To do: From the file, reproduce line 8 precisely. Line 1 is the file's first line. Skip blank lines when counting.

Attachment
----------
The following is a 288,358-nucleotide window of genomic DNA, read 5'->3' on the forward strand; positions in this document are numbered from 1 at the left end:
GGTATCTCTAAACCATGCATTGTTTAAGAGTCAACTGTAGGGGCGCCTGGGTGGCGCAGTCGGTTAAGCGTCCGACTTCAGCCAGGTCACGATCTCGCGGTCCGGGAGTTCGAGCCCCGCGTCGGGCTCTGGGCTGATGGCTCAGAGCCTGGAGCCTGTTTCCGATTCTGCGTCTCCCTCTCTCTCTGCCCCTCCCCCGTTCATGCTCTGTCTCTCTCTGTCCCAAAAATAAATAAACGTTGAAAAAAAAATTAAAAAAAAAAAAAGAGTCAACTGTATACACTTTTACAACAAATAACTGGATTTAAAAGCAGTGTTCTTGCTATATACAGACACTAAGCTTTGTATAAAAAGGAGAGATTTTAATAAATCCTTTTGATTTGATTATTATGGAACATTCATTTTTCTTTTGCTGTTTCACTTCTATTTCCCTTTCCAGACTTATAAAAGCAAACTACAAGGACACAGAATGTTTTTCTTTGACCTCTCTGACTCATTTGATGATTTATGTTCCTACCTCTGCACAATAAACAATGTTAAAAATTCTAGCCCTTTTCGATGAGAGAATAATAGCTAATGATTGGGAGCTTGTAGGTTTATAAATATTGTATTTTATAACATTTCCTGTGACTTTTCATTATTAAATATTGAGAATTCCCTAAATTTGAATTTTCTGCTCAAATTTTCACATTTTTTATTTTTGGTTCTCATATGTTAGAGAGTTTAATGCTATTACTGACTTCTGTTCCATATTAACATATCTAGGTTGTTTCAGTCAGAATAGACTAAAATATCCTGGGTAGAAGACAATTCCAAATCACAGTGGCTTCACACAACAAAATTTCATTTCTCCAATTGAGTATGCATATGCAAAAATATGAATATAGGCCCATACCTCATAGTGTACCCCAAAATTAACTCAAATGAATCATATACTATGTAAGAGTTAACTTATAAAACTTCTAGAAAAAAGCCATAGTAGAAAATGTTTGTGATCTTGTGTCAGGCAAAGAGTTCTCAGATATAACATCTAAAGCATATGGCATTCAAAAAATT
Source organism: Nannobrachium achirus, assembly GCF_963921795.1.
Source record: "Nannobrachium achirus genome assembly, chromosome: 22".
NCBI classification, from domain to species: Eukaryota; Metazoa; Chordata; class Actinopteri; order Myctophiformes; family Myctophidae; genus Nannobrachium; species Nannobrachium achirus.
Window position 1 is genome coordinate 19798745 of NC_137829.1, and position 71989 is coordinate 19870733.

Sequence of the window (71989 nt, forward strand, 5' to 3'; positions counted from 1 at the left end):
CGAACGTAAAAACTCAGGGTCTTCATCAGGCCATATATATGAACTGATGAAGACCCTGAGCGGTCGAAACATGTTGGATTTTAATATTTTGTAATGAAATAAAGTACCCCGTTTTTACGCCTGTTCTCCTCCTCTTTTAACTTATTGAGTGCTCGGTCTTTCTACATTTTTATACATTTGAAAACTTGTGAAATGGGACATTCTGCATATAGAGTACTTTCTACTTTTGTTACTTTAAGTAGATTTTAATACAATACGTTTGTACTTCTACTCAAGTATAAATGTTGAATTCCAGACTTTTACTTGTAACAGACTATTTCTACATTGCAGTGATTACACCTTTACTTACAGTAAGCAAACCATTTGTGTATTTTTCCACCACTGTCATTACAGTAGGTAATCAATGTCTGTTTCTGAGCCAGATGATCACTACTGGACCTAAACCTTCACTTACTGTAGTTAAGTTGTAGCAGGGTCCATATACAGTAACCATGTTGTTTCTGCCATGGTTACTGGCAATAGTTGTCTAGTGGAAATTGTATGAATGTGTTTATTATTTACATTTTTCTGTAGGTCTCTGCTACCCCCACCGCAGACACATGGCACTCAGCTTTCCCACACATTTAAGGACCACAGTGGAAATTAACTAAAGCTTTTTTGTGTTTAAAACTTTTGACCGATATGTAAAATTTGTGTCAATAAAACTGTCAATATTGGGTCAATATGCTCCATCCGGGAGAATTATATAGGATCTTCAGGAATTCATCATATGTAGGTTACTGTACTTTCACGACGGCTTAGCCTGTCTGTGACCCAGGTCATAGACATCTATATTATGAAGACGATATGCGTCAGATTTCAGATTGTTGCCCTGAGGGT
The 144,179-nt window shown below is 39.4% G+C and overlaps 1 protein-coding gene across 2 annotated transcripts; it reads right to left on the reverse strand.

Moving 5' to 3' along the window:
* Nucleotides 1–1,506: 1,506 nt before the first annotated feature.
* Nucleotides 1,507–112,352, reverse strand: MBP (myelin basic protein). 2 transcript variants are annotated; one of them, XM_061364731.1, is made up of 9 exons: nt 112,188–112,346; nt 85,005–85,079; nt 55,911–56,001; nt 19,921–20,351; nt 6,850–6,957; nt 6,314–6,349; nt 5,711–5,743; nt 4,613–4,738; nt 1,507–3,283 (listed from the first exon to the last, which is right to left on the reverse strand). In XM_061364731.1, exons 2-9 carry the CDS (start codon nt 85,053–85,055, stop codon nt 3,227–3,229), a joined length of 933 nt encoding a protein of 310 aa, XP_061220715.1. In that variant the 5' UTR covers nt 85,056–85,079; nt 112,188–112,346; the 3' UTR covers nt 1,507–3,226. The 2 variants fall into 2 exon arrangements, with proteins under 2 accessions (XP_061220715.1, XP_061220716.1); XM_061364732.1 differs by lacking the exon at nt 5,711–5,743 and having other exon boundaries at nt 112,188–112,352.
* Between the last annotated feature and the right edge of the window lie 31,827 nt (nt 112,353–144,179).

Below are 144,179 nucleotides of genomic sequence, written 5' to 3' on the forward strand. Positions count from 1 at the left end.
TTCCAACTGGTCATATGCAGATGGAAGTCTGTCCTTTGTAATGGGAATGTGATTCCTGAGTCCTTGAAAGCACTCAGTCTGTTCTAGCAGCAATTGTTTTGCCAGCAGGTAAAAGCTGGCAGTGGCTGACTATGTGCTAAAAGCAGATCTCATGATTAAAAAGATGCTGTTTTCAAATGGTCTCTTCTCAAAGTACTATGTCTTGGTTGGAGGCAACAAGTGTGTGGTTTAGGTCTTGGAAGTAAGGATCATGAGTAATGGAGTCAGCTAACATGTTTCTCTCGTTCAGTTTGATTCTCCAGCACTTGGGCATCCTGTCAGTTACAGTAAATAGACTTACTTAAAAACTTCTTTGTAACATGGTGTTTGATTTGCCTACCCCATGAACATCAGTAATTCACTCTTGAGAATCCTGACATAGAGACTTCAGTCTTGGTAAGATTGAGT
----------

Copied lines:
CGAACGTAAAAACTCAGGGTCTTCATCAGGCCATATATATGAACTGATGAAGACCCTGAGCGGTCGAAACATGTTGGATTTTAATATTTTGTAATGAAATAAAGTACCCCGTTTTTACGCCTGTTCTCCTCCTCTTTTAACTTATTGAGTGCTCGGTCTTTCTACATTTTTATACATTTGAAAACTTGTGAAATGGGACATTCTGCATATAGAGTACTTTCTACTTTTGTTACTTTAAGTAGATTTTAATACAATACGTTTGTACTTCTACTCAAGTATAAATGTTGAATTCCAGACTTTTACTTGTAACAGACTATTTCTACATTGCAGTGATTACACCTTTACTTACAGTAAGCAAACCATTTGTGTATTTTTCCACCACTGTCATTACAGTAGGTAATCAATGTCTGTTTCTGAGCCAGATGATCACTACTGGACCTAAACCTTCACTTACTGTAGTTAAGTTGTAGCAGGGTCCATATACAGTAACCATGTTGTTTCTGCCATGGTTACTGGCAATAGTTGTCTAGTGGAAATTGTATGAATGTGTTTATTATTTACATTTTTCTGTAGGTCTCTGCTACCCCCACCGCAGACACATGGCACTCAGCTTTCCCACACATTTAAGGACCACAGTGGAAATTAACTAAAGCTTTTTTGTGTTTAAAACTTTTGACCGATATGTAAAATTTGTGTCAATAAAACTGTCAATATTGGGTCAATATGCTCCATCCGGGAGAATTATATAGGATCTTCAGGAATTCATCATATGTAGGTTACTGTACTTTCACGACGGCTTAGCCTGTCTGTGACCCAGGTCATAGACATCTATATTATGAAGACGATATGCGTCAGATTTCAGATTGTTGCCCTGAGGGT